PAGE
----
There are many others who have done similar things. Apple has built a massive following creating products that are elegant and easy to use. They value style and simplicity. No one could accuse Apple of putting price first (and becoming a commodity). Think their iPad is too expensive? Okay, go buy something else. You aren’t right for their group. You don’t get it. Apple doesn’t sweat it when people say these things. Their concern is focussed on like-minded individuals, not the masses. Even with their massive success they only control around 9 percent of the computer market.

Hank Green built his group on daily video posts on YouTube with his brother John. Their goal at the start was very simple: post a message every day that was no longer than 4 minutes. They did this because they lived in different cities and they were tired of connecting through texts and instant messaging. Eventually, fans began asking questions, which led to Question Tuesday, where they answered questions on any day but Tuesday. There was also Song Wednesday, where Hank launched his music career. Their videos have been watched more than 200 million times. Hank has led his groups in multiple directions over the last seven years, but he has always stayed true to who he is.

We all belong to groups. It’s how we self-identify. Our groups inform our perspectives. You already belong to several groups of your own choosing – musician, performer, artist, to name a few. Of course, we all belong to larger groups but most of them are not by choice, and some of them are meaningless. High School Graduate will become one of those meaningless groups. But being a graduate of your particular high school may hold some value for you.

The larger point is this: graduation is a time of great discovery, it is the launching point of your adult life. You will very soon join new groups that you identify with. Some of them will shape you. Some you will help to shape. Ultimately, as you discover your own inner voice, you will be in a position to create your own group (or groups). You may not succeed in leading it. At least, not at first. Ask any successful writer, singer-songwriter or artist and you will hear the same thing: it takes a long time to develop your own voice. Your voice is your perspective and outlook on life; it is your style when communicating to the world. It takes time to develop in most of us. Hence, my expectations and hopes that you will fail. Eventually, if you listen to your inner voice, develop it and are truthful and authentic, you will find the group or groups you were meant to lead, the ones you truly connect with.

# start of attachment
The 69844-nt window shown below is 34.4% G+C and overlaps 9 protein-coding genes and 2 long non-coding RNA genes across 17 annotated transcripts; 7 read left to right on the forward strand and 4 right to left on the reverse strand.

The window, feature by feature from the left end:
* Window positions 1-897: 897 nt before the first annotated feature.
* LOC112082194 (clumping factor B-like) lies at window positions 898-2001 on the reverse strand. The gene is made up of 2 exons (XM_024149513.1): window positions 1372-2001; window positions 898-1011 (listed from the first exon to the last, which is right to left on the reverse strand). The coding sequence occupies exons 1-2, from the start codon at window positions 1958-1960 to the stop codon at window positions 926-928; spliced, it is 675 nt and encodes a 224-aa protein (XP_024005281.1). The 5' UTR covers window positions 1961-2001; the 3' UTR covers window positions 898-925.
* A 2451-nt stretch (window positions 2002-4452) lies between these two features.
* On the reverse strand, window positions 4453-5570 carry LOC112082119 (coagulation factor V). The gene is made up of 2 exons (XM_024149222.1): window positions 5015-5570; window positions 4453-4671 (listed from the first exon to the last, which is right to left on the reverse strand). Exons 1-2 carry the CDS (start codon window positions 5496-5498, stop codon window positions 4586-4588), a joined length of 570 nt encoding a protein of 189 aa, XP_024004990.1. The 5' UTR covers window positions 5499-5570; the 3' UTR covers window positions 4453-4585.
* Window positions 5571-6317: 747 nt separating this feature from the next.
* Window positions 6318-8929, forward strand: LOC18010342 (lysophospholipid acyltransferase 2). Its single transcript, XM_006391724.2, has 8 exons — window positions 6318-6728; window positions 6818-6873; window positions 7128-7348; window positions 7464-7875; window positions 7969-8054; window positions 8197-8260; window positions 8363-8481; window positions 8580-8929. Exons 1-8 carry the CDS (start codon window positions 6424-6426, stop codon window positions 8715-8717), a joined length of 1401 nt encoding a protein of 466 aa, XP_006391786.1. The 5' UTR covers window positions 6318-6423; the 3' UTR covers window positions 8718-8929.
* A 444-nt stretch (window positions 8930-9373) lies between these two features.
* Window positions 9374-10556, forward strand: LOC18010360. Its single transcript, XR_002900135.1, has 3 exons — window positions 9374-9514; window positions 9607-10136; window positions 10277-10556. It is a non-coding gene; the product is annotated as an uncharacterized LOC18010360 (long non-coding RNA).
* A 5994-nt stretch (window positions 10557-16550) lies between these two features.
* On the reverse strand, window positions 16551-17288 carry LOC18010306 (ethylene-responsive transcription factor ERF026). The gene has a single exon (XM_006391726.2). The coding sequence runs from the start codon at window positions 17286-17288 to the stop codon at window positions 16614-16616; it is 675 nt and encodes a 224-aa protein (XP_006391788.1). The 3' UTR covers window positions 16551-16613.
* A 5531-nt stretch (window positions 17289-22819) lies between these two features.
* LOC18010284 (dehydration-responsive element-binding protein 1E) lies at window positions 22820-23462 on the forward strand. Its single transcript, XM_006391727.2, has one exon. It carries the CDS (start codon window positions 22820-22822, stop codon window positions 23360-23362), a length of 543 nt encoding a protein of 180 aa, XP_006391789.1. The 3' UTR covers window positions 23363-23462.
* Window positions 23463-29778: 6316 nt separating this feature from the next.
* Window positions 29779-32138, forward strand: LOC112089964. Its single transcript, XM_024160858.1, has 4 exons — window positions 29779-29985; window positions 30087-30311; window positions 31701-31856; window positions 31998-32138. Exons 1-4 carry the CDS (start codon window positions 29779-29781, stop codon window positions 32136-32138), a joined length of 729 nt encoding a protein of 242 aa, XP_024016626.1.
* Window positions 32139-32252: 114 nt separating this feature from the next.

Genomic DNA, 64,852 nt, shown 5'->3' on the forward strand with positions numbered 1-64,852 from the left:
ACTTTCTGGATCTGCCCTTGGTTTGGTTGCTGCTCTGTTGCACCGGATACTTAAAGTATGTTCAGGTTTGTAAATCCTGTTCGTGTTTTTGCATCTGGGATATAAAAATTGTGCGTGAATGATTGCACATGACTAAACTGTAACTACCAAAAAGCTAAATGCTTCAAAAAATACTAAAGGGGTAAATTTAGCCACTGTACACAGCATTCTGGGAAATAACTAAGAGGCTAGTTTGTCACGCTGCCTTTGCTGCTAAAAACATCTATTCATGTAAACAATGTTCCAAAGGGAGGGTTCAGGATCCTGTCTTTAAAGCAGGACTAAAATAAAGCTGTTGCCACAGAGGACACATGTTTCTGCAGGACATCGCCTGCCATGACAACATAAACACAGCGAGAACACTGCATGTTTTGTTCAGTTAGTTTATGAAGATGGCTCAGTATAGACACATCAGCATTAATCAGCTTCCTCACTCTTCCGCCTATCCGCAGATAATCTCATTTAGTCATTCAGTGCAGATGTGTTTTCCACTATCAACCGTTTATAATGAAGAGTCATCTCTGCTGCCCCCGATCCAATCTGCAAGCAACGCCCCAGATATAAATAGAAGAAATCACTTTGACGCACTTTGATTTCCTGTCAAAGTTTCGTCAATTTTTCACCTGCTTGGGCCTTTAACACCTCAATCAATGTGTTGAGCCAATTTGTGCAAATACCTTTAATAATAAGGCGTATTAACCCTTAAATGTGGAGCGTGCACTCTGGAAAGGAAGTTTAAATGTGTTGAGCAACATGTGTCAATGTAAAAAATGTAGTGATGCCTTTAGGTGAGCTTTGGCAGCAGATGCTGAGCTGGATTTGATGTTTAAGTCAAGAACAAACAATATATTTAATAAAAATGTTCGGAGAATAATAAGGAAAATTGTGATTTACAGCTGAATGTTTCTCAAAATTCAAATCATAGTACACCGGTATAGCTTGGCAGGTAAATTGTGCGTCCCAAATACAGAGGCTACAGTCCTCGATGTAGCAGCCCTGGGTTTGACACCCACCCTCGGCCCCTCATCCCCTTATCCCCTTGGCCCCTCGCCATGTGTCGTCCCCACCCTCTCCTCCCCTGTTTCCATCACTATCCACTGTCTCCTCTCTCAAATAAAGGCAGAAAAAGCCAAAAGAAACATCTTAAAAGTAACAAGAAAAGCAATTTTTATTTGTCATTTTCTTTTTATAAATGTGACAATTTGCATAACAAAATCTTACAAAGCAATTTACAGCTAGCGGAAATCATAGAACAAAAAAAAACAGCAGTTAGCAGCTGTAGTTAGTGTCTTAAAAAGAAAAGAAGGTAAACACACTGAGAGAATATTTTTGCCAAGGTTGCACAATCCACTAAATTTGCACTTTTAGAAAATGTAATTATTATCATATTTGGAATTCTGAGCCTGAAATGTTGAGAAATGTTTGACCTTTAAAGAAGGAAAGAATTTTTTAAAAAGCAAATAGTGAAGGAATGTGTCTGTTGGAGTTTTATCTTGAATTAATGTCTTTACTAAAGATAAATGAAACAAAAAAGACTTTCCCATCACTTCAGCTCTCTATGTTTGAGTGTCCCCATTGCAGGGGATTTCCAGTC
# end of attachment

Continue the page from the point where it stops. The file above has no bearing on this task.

Failure – true failure – isn’t the lack of success. It’s the inability to start. Some like to view this starting point as a leap of faith. But faith has nothing to do with it. Faith is pretending to know something you don’t know. You won’t need to pretend. The knowledge is yours; it is in you already. You will only need to trust yourself.

Trying to do something new and unique and failing to connect with people is the truest form of learning. It is experience that teaches. Becoming a cubicle jockey and collecting a paycheck without a long-term goal is failure. It is very difficult to express your uniqueness within large organizations. They don’t value it, no matter how much they claim to. It is an intrinsic part of their machinations that all of the parts do what is expected. There are exceptions, of course. But the exceptions are few. However, and this is important, taking a job while you fight to find your voice is practical, provided you continue working to discover your uniqueness.

You’ve spent years complaining about “the system” and school. You have said on numerous occasions that the way we are taught is just a method for keeping us in line, never really challenging how we approach or see the world. Conformists and lemmings, you have said, is all that they are training you to be. You were correct. That was the old economy. Factories with production lines produced the same object over and over in the past. It was important that the workers not think or dream while they attached handles to doors, or injected plastic into the machines that produced the miniature super-heroes you and your friends played with. Those jobs are now in China and other parts of the world. You have an innate understanding of the position you are in. The old economy is trying to impose its system upon you and you have seen it for what it is.

So, here is my advice to you. Spend the next few years finding your group and developing your voice. Then lead that group. Lead it well and you can celebrate your success for a long time to come. Lead it well and you will have mattered and added value to the world. And that, of course, is my true expectation for you.

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Author note: I spoke at a luncheon recently that was supposed to be for small, local businesses. When I arrived I was told that of the people coming only half would be small businesses. The rest were from larger corporations. So, I decided to change the focus of my talk from small businesses to how to succeed in the connection economy. Most of the talk was the same so it wasn’t too difficult. Except I was asked one other thing: could I speak for 45 minutes instead of 20! That just meant I got to tell more stories.

My daughter’s high school was right next door and I was thinking about the fact that the current crop of seniors were graduating and that she would be graduating soon and what that meant. I realized then, what I teach my clients also applies to her. That’s the genesis of this piece.

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JACK MCDANIEL :: AGENTS OF THE UNDERTOW